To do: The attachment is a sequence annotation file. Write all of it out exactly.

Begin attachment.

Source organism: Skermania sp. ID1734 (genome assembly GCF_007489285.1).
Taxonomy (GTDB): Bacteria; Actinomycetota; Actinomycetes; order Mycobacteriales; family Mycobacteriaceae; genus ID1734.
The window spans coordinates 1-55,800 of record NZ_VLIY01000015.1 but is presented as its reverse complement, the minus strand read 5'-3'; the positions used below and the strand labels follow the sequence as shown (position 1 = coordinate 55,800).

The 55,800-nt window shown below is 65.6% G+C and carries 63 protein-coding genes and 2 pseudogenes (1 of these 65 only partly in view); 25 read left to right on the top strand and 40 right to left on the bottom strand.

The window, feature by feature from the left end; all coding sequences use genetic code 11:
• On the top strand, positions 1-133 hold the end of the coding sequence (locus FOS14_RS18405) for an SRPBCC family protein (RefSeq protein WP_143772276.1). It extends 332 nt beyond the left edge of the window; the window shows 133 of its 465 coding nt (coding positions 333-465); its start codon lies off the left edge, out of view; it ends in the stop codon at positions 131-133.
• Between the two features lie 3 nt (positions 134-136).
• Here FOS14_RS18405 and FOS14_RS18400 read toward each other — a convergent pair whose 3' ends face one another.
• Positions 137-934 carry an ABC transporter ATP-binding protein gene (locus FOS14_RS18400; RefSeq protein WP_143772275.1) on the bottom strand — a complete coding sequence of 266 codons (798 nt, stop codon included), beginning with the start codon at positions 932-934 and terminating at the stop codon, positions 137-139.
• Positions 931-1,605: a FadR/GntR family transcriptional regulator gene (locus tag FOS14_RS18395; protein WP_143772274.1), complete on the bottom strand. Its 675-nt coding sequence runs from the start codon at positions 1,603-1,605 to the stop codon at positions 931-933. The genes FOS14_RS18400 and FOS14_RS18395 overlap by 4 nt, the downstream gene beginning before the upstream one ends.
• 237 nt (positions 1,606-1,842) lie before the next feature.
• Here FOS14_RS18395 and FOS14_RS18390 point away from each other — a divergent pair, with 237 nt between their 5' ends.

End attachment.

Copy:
Source organism: Skermania sp. ID1734 (genome assembly GCF_007489285.1).
Taxonomy (GTDB): Bacteria; Actinomycetota; Actinomycetes; order Mycobacteriales; family Mycobacteriaceae; genus ID1734.
The window spans coordinates 1-55,800 of record NZ_VLIY01000015.1 but is presented as its reverse complement, the minus strand read 5'-3'; the positions used below and the strand labels follow the sequence as shown (position 1 = coordinate 55,800).

The 55,800-nt window shown below is 65.6% G+C and carries 63 protein-coding genes and 2 pseudogenes (1 of these 65 only partly in view); 25 read left to right on the top strand and 40 right to left on the bottom strand.

The window, feature by feature from the left end; all coding sequences use genetic code 11:
• On the top strand, positions 1-133 hold the end of the coding sequence (locus FOS14_RS18405) for an SRPBCC family protein (RefSeq protein WP_143772276.1). It extends 332 nt beyond the left edge of the window; the window shows 133 of its 465 coding nt (coding positions 333-465); its start codon lies off the left edge, out of view; it ends in the stop codon at positions 131-133.
• Between the two features lie 3 nt (positions 134-136).
• Here FOS14_RS18405 and FOS14_RS18400 read toward each other — a convergent pair whose 3' ends face one another.
• Positions 137-934 carry an ABC transporter ATP-binding protein gene (locus FOS14_RS18400; RefSeq protein WP_143772275.1) on the bottom strand — a complete coding sequence of 266 codons (798 nt, stop codon included), beginning with the start codon at positions 932-934 and terminating at the stop codon, positions 137-139.
• Positions 931-1,605: a FadR/GntR family transcriptional regulator gene (locus tag FOS14_RS18395; protein WP_143772274.1), complete on the bottom strand. Its 675-nt coding sequence runs from the start codon at positions 1,603-1,605 to the stop codon at positions 931-933. The genes FOS14_RS18400 and FOS14_RS18395 overlap by 4 nt, the downstream gene beginning before the upstream one ends.
• 237 nt (positions 1,606-1,842) lie before the next feature.
• Here FOS14_RS18395 and FOS14_RS18390 point away from each other — a divergent pair, with 237 nt between their 5' ends.